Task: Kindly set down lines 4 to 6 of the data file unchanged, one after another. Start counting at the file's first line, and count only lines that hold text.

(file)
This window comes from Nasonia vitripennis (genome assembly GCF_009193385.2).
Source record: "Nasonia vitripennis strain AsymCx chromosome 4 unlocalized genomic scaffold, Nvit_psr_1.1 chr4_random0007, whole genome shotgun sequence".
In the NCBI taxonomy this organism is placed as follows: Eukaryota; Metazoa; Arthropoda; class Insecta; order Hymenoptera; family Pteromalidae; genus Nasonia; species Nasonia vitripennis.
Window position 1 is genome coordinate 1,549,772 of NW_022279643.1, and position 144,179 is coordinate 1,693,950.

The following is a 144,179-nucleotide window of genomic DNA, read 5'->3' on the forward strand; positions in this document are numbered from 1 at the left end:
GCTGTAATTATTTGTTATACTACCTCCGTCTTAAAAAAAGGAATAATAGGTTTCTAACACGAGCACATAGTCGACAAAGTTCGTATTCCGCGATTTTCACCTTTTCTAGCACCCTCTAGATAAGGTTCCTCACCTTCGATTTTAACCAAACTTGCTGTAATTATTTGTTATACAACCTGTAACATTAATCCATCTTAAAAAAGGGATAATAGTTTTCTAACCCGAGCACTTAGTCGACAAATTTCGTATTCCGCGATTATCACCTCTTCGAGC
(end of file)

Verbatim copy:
Window position 1 is genome coordinate 1,549,772 of NW_022279643.1, and position 144,179 is coordinate 1,693,950.

The following is a 144,179-nucleotide window of genomic DNA, read 5'->3' on the forward strand; positions in this document are numbered from 1 at the left end:
GCTGTAATTATTTGTTATACTACCTCCGTCTTAAAAAAAGGAATAATAGGTTTCTAACACGAGCACATAGTCGACAAAGTTCGTATTCCGCGATTTTCACCTTTTCTAGCACCCTCTAGATAAGGTTCCTCACCTTCGATTTTAACCAAACTTGCTGTAATTATTTGTTATACAACCTGTAACATTAATCCATCTTAAAAAAGGGATAATAGTTTTCTAACCCGAGCACTTAGTCGACAAATTTCGTATTCCGCGATTATCACCTCTTCGAGC